With respect to your closing questions, no ego state in itself is more valuable than another. The key to practicing forgiveness, the Course tells us, is to be able to identify our ego in whatever form it appears, whether it be anxiety or indifference or any of its other myriad manifestations (T.15.X.4:2,3,4,5; 5:1,2,3; T.23.III.1,2). Only then can we ask for help in acknowledging the underlying guilt that is fueling these projections, so that it can be released. For to be in denial of our ego reactions is to deny ourselves the opportunity for healing. Any recognition that the ego is controlling our thinking opens the door to the possibility of awakening from our nightmare dream.

Q #450: Given the title of the book, I'm surprised to see so little discussion in this Q&A of the exact meaning and nature of the usage of "miracle" in A Course in Miracles. What is the relationship between a holy instant and a miracle? It seems to me that the holy instant is a more mature understanding of the real meaning of "miracle," as that term is used in the Course.

A: These two terms are defined in Kenneth’s Glossary-Index as follows (in part): A miracle is an occurrence in the mind, nothing external. The term refers to the change of mind that shifts our perception from the ego’s world of sin, guilt, and fear, to the Holy Spirit’s world of forgiveness. It reverses projection by restoring to the mind its causative function, allowing us to choose again. The holy instant is that instant outside time in which we choose the miracle instead of a grievance, the Holy Spirit instead of the ego, forgiveness instead of guilt. The holy instant is the expression of our willingness to live in the present, which opens into eternity, rather than holding on to the past and fearing the future, which keeps us in hell. (See Question #26 for an expanded description of the holy instant.)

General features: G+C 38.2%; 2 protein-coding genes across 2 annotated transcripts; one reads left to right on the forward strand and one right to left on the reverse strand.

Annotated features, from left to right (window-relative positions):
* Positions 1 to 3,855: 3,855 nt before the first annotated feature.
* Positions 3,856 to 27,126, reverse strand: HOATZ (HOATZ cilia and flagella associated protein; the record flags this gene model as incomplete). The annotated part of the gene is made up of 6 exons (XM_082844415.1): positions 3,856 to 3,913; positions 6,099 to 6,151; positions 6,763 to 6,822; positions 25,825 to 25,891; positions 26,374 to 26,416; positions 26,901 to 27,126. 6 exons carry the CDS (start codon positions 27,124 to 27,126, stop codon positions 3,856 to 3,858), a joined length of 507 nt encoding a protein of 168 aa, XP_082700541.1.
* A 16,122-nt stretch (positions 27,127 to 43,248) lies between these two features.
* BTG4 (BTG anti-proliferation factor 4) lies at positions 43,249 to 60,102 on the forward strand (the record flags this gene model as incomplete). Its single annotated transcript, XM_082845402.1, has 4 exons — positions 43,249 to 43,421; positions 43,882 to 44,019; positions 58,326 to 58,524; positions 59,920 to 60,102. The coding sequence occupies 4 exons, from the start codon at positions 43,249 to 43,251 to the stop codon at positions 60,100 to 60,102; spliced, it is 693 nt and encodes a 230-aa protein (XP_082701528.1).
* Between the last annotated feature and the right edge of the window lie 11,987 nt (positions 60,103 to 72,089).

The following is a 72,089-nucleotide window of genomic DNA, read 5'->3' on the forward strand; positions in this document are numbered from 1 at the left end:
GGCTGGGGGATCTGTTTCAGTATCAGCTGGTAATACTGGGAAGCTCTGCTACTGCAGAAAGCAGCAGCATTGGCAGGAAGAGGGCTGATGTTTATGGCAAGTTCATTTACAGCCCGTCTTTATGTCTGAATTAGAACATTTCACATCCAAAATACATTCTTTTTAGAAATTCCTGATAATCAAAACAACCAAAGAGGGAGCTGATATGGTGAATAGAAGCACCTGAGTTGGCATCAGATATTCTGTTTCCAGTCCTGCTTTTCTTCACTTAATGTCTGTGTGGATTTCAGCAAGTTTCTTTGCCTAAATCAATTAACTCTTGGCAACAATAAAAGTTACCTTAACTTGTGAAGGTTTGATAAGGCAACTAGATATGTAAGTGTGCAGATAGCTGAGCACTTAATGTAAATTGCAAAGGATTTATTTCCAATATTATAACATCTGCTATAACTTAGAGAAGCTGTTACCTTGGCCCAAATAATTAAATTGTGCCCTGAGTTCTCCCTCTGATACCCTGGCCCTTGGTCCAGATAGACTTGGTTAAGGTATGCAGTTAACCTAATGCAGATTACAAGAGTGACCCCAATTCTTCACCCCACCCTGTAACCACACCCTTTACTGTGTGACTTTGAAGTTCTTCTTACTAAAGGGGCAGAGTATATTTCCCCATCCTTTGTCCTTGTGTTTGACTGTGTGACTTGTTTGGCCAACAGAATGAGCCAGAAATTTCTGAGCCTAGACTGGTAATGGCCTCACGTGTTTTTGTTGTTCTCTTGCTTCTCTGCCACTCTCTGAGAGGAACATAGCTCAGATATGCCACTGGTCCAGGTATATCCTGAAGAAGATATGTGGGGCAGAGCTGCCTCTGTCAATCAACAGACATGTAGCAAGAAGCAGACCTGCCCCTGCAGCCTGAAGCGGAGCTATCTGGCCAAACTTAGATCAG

The two terms are distinct, as Jesus uses them to address two distinct misperceptions in our minds that resulted from our decision to believe that the separation from God actually happened. Jesus is thus emphasizing different aspects of the correction needed in our thinking to get us back to our natural state of oneness. His teachings about the miracle, in general, are meant to correct our tendency to think that our fundamental problems and their solutions are outside us -- in the world and the body. And in speaking about the holy instant, in general, Jesus is correcting our habitual focus on the past and the future to justify our unforgiveness and our fear.